Shippon. He came about two o'clock, and against him, and you may discredit bis testistaid till an hour and half after sun-set.
mony, but you cannot refuse him; he is not to Serj. Maynard. What religion are you of, come upon bis oath. friend, let us know?
Mr. 'Sol. Gen. (Sir Francis Winnington.) Just. Dolben. What say you to the truth of Bolron swears too, that he was at the consultthis, Bolson?
ation. Bolron. My Lord, there is not a word of it Just. Dolben. Let us hear him what he says ; true; for I was about two o'clock at sir Tho. we must leave it to the jury what to believe.
Serj. Maynard. They would question him | Just. Jones. For the jury must be told, that about Mr. Bolron's cozening, which ought not it is no evidence coming out of another man's to be.
mouth. Sol. Gen. This man hath-sworn against him. Just. Dolben. It is as if a man should come Mr. Hobart. Why did you not indict him, and say, I can say something to sir T. GasSir?
coigne, when I know nothing but what another Serj. Maynard. Sir, you ought not to prate man told me. here,
Just. Jones. Ask sir Thomas if he would have Just. Dolben. Come, I doubt you are a this Barlow examined ?-Sir T. Gasc. Yes. little 100 pragmatical.
Just. Pemberlon. Then what questions will Just. Jones. If you had any record of the you ask him? indictment to shew against him, we would not Sir T. Gasc. What conspiracy was 'had to examine him.
take away a great deal of money from me; and Mr. Hoburt. Will you ask bim any ques- how he concealed it, because he would not do tions, sir?
him a miscbief? Sir T. Gasc. You know, sir
Just. Dolben. What is that to sir Thomas's Serj. Maynard. That is not proper, he tells life? him what he knows.
Mr. Rudenscroft. I cannot tell you by bare Just. Pemberton. Look you, sir, we did not assertion, but if you will hear what I bave to intend that you should come here to manage all say, do. Last night, late at night, about nine as a counsel; it was said, he could not hear o'clock, Barlow came to me ; says he, Mr. well, and so you were only to tell him what was Ravenscroftsaid.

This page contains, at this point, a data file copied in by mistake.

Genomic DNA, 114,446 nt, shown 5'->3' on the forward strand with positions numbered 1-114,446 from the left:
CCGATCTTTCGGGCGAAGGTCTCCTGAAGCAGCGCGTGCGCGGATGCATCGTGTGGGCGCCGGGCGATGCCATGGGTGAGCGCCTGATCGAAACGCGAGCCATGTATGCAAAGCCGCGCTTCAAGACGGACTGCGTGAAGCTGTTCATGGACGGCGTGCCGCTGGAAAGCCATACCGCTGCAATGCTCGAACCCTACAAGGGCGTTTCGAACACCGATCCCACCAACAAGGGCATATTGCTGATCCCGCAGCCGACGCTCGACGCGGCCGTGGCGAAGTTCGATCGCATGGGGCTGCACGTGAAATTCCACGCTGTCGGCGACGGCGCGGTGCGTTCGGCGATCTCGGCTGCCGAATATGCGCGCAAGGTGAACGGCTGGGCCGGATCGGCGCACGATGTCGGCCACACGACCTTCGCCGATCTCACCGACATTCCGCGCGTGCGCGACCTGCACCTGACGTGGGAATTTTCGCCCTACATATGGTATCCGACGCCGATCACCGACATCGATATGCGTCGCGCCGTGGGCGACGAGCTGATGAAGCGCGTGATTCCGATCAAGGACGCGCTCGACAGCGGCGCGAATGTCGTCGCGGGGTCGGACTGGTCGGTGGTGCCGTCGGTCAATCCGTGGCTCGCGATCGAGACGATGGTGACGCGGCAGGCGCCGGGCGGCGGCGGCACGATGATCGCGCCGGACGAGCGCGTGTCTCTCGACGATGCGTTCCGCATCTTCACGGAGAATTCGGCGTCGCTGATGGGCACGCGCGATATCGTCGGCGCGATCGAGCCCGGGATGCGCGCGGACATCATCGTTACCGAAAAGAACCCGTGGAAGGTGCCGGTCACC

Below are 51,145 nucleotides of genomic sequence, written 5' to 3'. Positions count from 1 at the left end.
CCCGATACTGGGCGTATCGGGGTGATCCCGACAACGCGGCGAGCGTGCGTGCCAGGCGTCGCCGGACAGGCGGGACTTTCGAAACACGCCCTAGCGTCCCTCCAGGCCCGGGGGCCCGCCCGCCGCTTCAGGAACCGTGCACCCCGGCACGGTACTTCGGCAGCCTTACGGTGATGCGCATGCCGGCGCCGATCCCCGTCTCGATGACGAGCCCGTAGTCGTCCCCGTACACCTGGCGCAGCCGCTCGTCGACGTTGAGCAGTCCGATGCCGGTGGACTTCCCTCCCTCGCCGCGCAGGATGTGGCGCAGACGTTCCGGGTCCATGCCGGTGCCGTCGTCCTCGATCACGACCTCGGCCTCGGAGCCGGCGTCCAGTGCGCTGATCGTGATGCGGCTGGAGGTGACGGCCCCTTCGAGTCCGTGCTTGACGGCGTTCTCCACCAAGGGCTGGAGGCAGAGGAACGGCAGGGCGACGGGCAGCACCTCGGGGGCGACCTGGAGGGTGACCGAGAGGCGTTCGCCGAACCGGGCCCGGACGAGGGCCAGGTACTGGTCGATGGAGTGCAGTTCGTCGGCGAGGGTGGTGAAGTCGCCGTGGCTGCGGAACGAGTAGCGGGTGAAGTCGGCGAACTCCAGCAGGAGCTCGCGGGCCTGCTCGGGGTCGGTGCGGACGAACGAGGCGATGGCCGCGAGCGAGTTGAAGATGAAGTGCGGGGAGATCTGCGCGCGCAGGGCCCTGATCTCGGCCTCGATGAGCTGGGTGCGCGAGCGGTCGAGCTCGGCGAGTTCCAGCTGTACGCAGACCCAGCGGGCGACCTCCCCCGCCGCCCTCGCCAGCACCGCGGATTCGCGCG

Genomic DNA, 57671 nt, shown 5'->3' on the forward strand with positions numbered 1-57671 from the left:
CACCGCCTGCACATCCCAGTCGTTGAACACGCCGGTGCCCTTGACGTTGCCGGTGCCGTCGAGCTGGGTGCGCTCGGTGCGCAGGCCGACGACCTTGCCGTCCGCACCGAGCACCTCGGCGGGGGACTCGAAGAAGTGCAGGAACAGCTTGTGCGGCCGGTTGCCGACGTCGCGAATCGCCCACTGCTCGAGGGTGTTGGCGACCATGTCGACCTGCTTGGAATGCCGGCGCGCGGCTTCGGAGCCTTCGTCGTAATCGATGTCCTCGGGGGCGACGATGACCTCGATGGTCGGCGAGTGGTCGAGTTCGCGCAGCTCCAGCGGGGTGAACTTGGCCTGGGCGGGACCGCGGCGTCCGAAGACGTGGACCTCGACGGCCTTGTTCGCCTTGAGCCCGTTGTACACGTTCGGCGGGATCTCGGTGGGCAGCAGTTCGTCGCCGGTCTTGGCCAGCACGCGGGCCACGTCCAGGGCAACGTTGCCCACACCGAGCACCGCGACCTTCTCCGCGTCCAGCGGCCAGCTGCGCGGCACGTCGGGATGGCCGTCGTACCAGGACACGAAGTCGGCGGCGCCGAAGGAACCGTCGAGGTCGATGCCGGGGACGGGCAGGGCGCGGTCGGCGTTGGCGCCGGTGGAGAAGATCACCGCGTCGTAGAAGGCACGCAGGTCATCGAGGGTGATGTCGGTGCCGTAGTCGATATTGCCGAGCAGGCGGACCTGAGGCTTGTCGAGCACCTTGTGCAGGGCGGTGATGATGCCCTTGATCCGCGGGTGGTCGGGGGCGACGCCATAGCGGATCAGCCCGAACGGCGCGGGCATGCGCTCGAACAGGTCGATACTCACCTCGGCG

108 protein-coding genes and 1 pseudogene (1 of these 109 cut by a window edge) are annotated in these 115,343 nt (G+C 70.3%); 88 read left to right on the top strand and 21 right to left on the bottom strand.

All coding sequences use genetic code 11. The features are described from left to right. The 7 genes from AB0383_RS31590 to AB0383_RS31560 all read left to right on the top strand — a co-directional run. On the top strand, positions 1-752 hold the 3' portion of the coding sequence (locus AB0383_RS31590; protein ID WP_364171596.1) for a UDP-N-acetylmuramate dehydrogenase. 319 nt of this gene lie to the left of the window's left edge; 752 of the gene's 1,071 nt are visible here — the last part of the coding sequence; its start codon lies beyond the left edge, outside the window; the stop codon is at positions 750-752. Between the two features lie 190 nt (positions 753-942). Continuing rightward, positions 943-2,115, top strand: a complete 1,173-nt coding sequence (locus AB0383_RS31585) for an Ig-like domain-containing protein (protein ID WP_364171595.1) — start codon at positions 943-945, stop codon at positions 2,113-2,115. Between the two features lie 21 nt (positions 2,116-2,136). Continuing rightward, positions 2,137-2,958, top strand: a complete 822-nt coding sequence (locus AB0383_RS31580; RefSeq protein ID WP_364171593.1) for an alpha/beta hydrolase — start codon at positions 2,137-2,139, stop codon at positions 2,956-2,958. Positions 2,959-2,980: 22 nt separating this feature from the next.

Just. Dolben. Come, do not tell us the preSir Tho. Gasc. I would ask him what he amble, but the story. does know concerning taking of money and Mr. Ravenscroft. Said he, I have a thing stealing from me?
that sticks upon my thoughts, which I doubt may Just. Dolben. But that must not be asked. endanger sir Thomas's life. [Which Hobart told him.]
Just. Dolben. Well, was it about taking Sir Tho. Gasc. Then you must tell me what money? I must ask.
Mr. Ravenscroft. Said he, If I am silent, I Just. Pemberton. Come, you have been prag doubt it will cost sir Thomas his life. Then I matical, sir, and made him a brief, and be can- asked him what it was ? says he, Mr Mownot manage it without you.
bray, who is a witness in this court, and I did Serj. Maynard. Did you write this brief? just a little before his going away, combine, or [Meaning a brief in Sir Tho. Gascoigne's hand. rather he did seduce meMr. Hoburt. No, an't please you, sir.
Just. Pemberton. Was it about money? Then Mr. Ravenscroft offered to speak what Mr. Ravenscroft. Money is in the case. this witness had told him.
Just. Dolben. He did conspire, what to do? Just. Dolben. Look you, Mr. Ravenscroft, if Mr. Ravenscroft. If you will hear me, I will what he says tend any thing to his business, tell you. that sir T. Gascoigne comes to know of his Just. Jones. Pray do it quickly then. stealing, and then turned him out of his ser- Mr. Ravenscroft. Did combine to rob sir vice, it is material; but if you come to tell a Thomas of a great sum of money; and whereas story here of another man's knowledge, we I held my tongue, thinking not in spill biis blood, cannot spend our time so.
I see now if I do not tell the truth, I shall Mr. Ravenscroft. It was not known but last make good his credit, and so endanger sir night to me; and it you will not let ine tell you Thomas's life.. what it is, how shall you know it?
Just. Dolben. Well, I will ask you, or any Mrs. Ravenscroft. He is a chief witness for my man alive now, two men combine to rob sir grandfather, and I desire he may he heard, for Thomas, whether one man be a competent he discovered it but last night to my husband. witness against the credit of the other witness?
Just. Dolben. If it tend any thing to this bu- He makes himself a rogue by combining, and siness, that sir Thomas turned him out of doors, you have made him a knave by his own conand therefore this man bears him an ill will-fession.
Just. Pemberton. We had as good hear Mr. Mr. Ratenscroft. I may perhaps err in that Ravenscrott, however ; but pray sir, make your word; be did not say combine, but the other story short.